Approaches to viral and retroviral medicine have shifted over time to favor immune-building approaches to treatment rather than relying solely on antiviral drugs. The reason? The huge rate of mutation and eventual resistance to these drugs (if not immediate resistance). Boost your body’s immune strength and concurrently treat it with antivirals once a pathogen strikes.

So what herbs can we use? Lots. Master herbalist, Michael Tierra of the East West School of Planetary Herbalism, writes about the antibiotic and antiviral powers of pure oregano oil in his blog post about MRSA, and much of this is just as applicable to treating cold & flus. In some earlier posts, I also outlined some Herbal Remedies for Colds and Flus, Part I and Part II, both of which included immune-boosting herbs like Astragalus and anti-viral herbs and foods such as onions, garlic, thyme, etc.

I can’t leave out the power of Adapotens to boost the body’s ability to ward off infection and just generally cope with stress, reduce fatigue, and help us ‘adapt’ better to the stressors of our lifestyles. Adaptogens include well known ayurvedic tonics, Ashwaghanda and Shatavari, and Asian tonics such as Red Ginseng, Korean Ginseng, Eleuthro Root (Siberian Ginseng), and Rhodiola Root. These should be taken regularly and constently, along with Astragalus, for a strong immune-boosting tonic.

muira-puma-capsulesI have recently posted some immune-boosting capsules and herbal syrup on my etsy site and would welcome your comments and feedback both on etsy and here. What herbal anti-virals have worked well for you? I’ve heard about the use of colloildal silver for the treatment of flu, for instance, but have no experience with this treatment. Let me know your thoughts by commenting on this post! This won’t be the last of its kind.


DIY ~ Herbal Remedies for the Cold Season Part II

March 10, 2009
Elder Flower

Elder Flower

Ah, here I am sniffling away from a wee cold given to me by my darling 2 and a half year old, Maeve, who is all to0 glad to bring home little daycare germs to share with her family. *sniff*! Well, happily, there are lots of remedies to shorten the length of the cold, as well as to add some relief.  My Winter Spirit blend can help prevent colds but also treats those with slight fevers and benefits the immune system with high levels of nutrient-dense herbs like alfalfa and vitamin rich rosehips, a great source of in Vit C.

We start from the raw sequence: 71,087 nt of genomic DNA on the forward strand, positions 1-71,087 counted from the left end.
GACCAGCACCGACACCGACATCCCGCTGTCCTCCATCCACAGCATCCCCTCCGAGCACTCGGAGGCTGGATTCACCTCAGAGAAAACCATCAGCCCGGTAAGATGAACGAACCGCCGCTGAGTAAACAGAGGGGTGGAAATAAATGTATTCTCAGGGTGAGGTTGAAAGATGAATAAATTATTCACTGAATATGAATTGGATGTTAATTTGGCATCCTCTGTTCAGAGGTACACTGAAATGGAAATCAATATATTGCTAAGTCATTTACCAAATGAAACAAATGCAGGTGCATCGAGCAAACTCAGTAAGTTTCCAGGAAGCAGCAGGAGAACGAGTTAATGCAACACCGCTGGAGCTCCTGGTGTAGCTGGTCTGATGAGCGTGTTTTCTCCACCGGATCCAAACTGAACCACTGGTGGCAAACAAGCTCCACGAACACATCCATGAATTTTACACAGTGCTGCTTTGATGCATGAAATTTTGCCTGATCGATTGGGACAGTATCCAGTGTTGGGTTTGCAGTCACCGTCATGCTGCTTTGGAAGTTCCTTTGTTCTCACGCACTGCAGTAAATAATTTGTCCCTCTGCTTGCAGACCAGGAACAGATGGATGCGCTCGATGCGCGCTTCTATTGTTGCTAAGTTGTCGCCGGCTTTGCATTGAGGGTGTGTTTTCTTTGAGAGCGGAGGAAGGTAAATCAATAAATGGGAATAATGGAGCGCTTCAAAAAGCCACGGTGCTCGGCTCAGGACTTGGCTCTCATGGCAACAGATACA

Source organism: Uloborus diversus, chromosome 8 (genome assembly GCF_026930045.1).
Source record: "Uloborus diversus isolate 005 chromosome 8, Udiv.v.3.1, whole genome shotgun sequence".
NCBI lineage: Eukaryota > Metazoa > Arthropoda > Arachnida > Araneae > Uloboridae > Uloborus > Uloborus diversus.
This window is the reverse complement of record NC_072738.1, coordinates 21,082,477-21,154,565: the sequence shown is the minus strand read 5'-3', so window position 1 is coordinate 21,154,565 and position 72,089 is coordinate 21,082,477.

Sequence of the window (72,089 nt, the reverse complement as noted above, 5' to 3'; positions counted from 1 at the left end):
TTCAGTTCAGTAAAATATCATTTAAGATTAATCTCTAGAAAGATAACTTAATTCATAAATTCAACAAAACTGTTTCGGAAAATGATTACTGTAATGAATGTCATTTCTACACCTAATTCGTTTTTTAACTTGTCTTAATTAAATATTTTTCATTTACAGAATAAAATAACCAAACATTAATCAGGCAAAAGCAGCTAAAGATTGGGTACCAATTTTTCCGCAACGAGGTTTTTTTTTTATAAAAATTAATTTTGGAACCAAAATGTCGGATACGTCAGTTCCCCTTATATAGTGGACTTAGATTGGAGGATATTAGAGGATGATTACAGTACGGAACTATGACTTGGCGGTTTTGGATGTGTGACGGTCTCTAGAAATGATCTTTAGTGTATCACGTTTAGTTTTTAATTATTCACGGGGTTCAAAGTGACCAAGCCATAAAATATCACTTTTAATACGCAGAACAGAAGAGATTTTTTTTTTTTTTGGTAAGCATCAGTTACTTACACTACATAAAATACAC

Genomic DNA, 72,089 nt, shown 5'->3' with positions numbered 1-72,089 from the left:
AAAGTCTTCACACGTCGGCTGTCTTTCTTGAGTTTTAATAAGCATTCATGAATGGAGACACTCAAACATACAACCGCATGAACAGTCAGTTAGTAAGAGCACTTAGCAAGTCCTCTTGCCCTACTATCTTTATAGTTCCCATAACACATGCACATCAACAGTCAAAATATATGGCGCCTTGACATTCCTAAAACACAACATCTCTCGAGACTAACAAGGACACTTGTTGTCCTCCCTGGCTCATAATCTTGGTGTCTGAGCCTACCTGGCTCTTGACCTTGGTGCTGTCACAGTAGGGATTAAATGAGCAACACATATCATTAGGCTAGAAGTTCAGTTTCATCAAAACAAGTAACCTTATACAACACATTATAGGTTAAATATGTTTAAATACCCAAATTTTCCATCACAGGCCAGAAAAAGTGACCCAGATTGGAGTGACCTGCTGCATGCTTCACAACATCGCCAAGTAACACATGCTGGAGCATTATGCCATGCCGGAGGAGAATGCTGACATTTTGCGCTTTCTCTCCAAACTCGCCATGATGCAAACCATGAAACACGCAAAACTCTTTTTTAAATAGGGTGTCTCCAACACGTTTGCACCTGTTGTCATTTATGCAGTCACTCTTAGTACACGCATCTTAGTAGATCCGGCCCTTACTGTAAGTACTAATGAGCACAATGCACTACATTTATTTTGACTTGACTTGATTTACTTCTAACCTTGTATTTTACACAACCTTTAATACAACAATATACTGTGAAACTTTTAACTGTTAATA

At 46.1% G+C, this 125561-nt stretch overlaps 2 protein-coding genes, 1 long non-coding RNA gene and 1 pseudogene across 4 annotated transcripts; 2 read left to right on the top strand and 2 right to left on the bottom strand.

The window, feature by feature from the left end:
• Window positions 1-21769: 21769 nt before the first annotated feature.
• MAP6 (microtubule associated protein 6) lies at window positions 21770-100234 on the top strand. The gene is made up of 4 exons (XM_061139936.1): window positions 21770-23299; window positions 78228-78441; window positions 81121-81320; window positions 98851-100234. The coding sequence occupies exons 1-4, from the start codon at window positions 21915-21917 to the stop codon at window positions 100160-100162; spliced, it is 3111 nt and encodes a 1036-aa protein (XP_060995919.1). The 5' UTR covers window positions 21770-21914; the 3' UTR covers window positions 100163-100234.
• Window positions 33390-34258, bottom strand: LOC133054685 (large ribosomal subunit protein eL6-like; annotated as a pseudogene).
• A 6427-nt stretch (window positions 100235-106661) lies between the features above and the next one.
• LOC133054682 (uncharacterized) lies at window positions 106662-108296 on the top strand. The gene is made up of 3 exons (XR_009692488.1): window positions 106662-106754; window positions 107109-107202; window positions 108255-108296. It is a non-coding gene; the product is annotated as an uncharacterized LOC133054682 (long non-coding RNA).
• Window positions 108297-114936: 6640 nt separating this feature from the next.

Again, among other preventive strategies mentioned in Part I, raw garlic always helps to banish a cold away, and broths or soupy grains made with a stock of simmered onions and garlic is always a good old wives’ remedy, with good reason! Add some ginger for an extra warming, antiviral punch. But raw garlic, steeped in olive oil and used for dipping a bit of bread, is an incredibly tasty, potent remedy.  Herbal Steams using essential oils and herbs are also a great way to add relief, and my post on that subject provides recipes in that direction.

The Best Cold Remedy Soup ever!
1. Combine 3 cups vegetable stock & 2 cups sliced onions (or two sizable onions)sliced
(Simmer the onions in the stock until tender)
2. Add: some sliced carrot & 2 Tbsp shredded fresh ginger root
(simmer for 10 min until carrot is soft)
3. Reduce heat to low and take a little bit of the stock out, whisk in 2 Tbps miso, and return to the soup. Do NOT allow the soup to return to a boil, as this will reduce the enzymic activity of the miso.

My real content of this post, however, is about making your own herbal tea blends to assist you when you have a cold. I’ll start with some of the wonderful herbs that are readily available, such as thyme leaf (antiviral, antimicrobial), elder flowers or berries (immune boosting, 2 antiviral compounds, significant relief for fevers), nettle leaf (the so-called weed that is one of the most nutritious plants available), and ginger (nearly a dozen antiviral compounds; reduces pain & fever; cough suppressant; warming).